Shark Week marks its 30th anniversary this week.
For seven days starting on 22 July the Discovery Channel broadcasts dedicated shark-themed programming, an idea first trialled on 17 July 1988 and intended to draw attention to the plight of the sea creatures and dispel myths about their alleged ferocity.
Shark Week proved a surprise hit, the public’s fascination clearly unabated since Steven Spielberg’s Jaws became the blockbuster hit of the summer in 1975.
Subsequent big screen imitations – from Deep Blue Sea (1999) and The Shallows (2016) to the Mega Shark (2009-) and Sharknado (2013-) bargain bin franchises – have reinforced the idea that the fish are insatiable killing machines with a penchant for human flesh, and left many with a primal fear of sea bathing and menacing dorsal fins slicing through the waves.
The Discovery Channel’s efforts were initially intended to tackle popular misconceptions about the threat sharks pose and present the truth about these docile ocean dwellers, 100 million of which are killed every year in illegal commercial fishing operations.
But as the event’s popularity has grown, the channel has felt the need to push the envelope further and offer more dramatic coverage, attracting star hosts like Jaws author Peter Benchley, comedians Craig Ferguson and Andy Samberg and the horror film director Eli Roth. It has also drawn accusations of sensationalism and peddling pseudoscience.
Since 2010, a giant, 446-foot-long inflatable shark known as “Chompie” emerges from the broadcaster’s office headquarters in Silver Spring, Maryland, now a firm fixture of the celebrations but perhaps an inadvertent emblem of the season’s drift towards jokier content over serious coverage.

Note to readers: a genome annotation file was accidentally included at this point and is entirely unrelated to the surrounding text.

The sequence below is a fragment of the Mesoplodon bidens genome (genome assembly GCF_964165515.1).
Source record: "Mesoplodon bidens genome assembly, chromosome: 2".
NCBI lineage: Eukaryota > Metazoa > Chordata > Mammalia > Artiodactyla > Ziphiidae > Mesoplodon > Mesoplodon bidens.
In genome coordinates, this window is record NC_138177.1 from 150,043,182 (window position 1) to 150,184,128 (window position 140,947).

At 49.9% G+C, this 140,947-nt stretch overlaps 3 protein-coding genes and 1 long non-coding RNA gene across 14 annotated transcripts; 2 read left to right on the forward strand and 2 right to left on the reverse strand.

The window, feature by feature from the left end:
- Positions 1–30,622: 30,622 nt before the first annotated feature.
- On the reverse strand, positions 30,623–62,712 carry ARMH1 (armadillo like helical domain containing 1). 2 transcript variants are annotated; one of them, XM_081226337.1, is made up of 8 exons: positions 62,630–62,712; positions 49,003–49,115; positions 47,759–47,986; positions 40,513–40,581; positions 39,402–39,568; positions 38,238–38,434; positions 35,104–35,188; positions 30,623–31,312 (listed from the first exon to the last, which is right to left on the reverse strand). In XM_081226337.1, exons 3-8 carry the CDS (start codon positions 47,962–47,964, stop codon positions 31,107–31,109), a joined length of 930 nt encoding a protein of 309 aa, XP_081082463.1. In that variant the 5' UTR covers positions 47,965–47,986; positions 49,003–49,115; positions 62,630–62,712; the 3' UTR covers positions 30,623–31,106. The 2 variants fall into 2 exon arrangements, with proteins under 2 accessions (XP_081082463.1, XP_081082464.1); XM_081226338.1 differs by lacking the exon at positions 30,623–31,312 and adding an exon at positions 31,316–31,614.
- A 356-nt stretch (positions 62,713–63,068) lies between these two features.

The 2013 spoof documentary Megaladon: The Monster Shark Lives about the apparent rediscovery of the prehistoric beast drew particular flack from science bloggers for crossing the line between fact and fiction.
Marine biologist Jonathan Davis claimed that an interview he gave to the producers of a show called Voodoo Shark, denying the existence of the mythical “Rooken” of the southern Louisiana Bayou, was edited to appear as though he were saying the opposite and was in competition with local fishermen to find it.
“They were clever in their questioning by getting me to respond to a vague question with a response that could be used as an answer to a completely different question,” he told io9.
Historian George Burgess was similarly irritated by a show in which he appeared re-enacting the sinking of the USS Indianapolis in the Pacific towards the close of the Second World War, when crewmen cast into the sea were forced to fight off shark attacks to survive.
“They made the film crew go back and insert more scared-to-death guys in the water and injected it throughout the film to make it more scary,” he told The Verge.
Undeterred, the channel has continued to produce full-on docufiction with titles like Shark of Darkness: Wrath of Submarine, Monster Hammerhead, Lair of the Mega Shark, Great White Serial Killer, Zombie Sharks and even Megalodon: The New Evidence.
In 2017, a swimming race between US Olympian Michael Phelps and a great white shark similarly caused upset when it was found to be computer-simulated.
Arguably even worse than dragging the credibility of respected academics through the surf or belittling the serious challenges faced by sharks in the wild, the channel ran a commercial in which 1990s soul star Seal was devoured whole, midway through singing “Kiss from a Rose” on a pier.
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